Employment Law Alert
Congress Attempts to Block DOL’s Proposed Overtime Rule
Under the Fair Labor Standards Act, employees must be paid overtime for all hours worked over 40 in any workweek – unless the employee is “exempt”. In order to be exempt under the commonly used “white collar” exemption, the employee must be paid at least the “minimum salary threshold”. Last summer, the U.S. Department of Labor issued a proposed rule that would increase the minimum salary threshold from $23,660 per year to $50,440 per year. According to the DOL, when implemented, the proposed new salary threshold will result in millions of employees across the country being reclassified from exempt to nonexempt and therefore entitled to overtime pay for hours worked over 40 per week. The planned implementation date for this new rule has been uncertain as employers have watched the DOL extend the date several times. The most recent DOL announcement stated that the final rule would be published in July of 2016, with an effective date 60 days later. However, on March 16, 2016, Congress challenged the proposed rule by introducing the “Protecting Workplace Advancement and Opportunity Act”. (See http://edworkforce.house.gov/uploadedfiles/intro_bill_pwaoa.pdf for the text of the Act.)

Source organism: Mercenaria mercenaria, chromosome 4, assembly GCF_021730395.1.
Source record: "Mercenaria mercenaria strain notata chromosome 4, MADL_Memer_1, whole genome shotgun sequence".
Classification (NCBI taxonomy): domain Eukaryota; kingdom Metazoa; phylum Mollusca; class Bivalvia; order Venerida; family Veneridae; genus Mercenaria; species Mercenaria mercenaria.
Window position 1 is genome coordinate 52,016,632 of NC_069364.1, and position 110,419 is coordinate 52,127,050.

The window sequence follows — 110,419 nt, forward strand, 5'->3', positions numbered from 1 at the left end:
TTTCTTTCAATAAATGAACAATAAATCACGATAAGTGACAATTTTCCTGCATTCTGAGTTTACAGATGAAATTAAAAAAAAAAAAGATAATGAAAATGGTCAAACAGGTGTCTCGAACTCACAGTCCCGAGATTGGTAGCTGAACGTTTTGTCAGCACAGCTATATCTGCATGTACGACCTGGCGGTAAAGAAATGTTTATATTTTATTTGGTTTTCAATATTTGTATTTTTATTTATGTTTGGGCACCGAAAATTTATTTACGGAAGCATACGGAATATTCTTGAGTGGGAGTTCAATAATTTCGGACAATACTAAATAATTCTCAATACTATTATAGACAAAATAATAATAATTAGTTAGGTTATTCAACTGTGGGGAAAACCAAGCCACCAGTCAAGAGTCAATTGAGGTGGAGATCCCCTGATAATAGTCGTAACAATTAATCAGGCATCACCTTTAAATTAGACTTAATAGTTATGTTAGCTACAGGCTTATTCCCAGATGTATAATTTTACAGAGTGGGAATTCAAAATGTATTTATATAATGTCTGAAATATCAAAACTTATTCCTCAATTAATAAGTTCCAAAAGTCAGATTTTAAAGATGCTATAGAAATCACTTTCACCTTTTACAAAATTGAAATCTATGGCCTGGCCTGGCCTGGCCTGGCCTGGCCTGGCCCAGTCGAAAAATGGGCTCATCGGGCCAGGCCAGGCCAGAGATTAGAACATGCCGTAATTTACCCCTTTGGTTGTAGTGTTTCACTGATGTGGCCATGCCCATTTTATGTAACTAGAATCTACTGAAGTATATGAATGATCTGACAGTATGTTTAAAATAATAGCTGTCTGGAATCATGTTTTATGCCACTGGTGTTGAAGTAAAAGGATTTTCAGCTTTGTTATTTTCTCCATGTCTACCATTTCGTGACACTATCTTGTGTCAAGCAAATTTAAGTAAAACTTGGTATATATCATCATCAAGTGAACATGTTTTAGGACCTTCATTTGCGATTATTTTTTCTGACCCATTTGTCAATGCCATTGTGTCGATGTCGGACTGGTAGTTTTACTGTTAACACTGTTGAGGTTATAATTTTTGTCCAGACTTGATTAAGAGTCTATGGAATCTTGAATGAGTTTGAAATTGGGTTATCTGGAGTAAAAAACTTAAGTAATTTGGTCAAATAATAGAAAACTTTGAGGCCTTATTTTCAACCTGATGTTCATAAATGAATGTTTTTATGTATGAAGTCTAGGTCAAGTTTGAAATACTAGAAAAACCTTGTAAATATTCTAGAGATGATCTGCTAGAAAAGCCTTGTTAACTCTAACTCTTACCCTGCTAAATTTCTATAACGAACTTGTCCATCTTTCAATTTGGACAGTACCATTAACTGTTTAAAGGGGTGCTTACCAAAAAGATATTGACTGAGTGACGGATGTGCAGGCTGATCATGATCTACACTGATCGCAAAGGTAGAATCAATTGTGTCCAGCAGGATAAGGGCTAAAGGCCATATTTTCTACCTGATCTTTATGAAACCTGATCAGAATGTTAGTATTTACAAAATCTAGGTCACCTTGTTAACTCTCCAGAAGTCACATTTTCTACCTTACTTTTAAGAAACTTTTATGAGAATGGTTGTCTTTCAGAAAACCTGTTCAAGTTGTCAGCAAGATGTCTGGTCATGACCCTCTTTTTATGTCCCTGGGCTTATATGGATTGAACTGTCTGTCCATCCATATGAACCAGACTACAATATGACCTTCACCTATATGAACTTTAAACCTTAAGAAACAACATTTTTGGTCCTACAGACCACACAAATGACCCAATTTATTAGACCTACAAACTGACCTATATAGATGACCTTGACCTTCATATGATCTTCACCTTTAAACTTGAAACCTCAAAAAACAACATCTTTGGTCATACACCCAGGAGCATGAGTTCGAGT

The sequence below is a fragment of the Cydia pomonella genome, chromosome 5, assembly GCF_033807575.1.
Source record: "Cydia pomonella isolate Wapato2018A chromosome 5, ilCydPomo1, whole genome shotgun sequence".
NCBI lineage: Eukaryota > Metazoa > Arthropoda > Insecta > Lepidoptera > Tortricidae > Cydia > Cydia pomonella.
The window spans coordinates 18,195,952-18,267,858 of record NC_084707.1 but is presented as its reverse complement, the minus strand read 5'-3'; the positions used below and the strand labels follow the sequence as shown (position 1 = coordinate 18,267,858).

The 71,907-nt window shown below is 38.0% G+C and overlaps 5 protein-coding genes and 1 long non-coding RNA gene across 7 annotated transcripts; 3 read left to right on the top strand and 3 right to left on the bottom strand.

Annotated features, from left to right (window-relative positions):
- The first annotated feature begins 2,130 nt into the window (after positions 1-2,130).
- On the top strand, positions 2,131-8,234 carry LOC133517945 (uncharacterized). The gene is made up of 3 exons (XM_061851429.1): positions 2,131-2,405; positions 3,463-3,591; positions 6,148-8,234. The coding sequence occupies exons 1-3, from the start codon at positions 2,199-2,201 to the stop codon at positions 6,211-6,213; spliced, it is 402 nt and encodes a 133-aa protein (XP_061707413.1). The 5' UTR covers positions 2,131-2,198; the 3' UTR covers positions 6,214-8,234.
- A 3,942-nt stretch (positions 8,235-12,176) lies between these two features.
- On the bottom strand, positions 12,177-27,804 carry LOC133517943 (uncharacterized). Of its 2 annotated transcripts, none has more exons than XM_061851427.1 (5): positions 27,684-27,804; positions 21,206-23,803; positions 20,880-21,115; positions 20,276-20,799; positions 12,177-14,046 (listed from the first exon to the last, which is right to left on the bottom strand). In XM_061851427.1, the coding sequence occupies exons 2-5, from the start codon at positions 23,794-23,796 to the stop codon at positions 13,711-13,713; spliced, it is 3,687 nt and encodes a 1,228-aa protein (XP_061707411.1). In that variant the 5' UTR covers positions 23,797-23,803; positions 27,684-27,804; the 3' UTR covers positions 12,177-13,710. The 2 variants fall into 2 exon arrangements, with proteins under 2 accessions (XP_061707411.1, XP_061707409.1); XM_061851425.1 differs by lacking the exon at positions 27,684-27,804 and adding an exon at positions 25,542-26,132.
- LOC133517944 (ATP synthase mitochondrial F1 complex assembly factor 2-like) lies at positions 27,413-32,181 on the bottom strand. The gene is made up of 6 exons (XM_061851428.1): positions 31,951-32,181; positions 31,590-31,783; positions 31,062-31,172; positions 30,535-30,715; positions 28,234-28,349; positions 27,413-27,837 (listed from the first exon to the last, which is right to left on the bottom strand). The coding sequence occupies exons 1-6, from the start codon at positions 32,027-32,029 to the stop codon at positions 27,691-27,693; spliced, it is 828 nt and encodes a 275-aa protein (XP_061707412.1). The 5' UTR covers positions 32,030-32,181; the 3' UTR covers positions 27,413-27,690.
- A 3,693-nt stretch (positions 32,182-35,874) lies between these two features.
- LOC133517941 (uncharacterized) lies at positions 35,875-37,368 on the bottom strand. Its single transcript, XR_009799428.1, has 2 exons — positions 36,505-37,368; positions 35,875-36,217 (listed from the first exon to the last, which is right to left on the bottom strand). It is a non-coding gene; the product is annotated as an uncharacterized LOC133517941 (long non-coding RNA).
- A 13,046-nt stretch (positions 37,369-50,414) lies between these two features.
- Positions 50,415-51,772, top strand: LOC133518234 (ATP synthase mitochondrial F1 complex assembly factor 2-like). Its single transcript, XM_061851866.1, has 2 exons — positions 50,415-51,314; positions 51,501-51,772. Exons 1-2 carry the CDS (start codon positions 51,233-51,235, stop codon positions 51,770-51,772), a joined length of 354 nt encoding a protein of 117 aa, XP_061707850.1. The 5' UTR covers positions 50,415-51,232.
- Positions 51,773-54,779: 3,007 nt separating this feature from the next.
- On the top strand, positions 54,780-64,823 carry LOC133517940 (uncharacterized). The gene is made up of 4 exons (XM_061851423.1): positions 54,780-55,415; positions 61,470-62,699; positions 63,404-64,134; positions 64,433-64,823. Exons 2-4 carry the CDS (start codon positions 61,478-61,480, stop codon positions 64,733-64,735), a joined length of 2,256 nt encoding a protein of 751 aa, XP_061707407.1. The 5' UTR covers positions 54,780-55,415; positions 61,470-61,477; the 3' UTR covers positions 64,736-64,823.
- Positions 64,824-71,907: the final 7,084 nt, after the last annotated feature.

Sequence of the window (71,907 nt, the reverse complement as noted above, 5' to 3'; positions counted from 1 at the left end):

Certainly, the text of the yet to be released final rule and the likelihood of success of the Act challenging the rule is unknown and employers are advised to plan ahead for the adjustments that will be needed in the event the proposed rule (or more likely, some variation of same) becomes law.
Class actions by plaintiff’s attorneys alleging wage/hour violations are on the rise and will increase as the publicity and controversy about the new overtime rule continues. Class actions expose an employer to claims for double damages, a longer statute of limitations and attorney’s fees. An internal audit performed by an attorney is recommended as soon as possible to determine which employees will be affected by the new law and whether any employees are currently misclassified. It is important to note that internal audits not performed by an attorney, may be used as evidence of a willful violation of the FLSA which carries sanctions.
For assistance with an internal audit, contact Madeline Wirt, Esq. at 770-535-4001. Ms. Wirt has over 20 years’ experience in labor and employment counseling, advising large and small employers on their responsibilities and obligations under state and federal employment laws. She has a long history of representing employers before state and federal agencies and in court.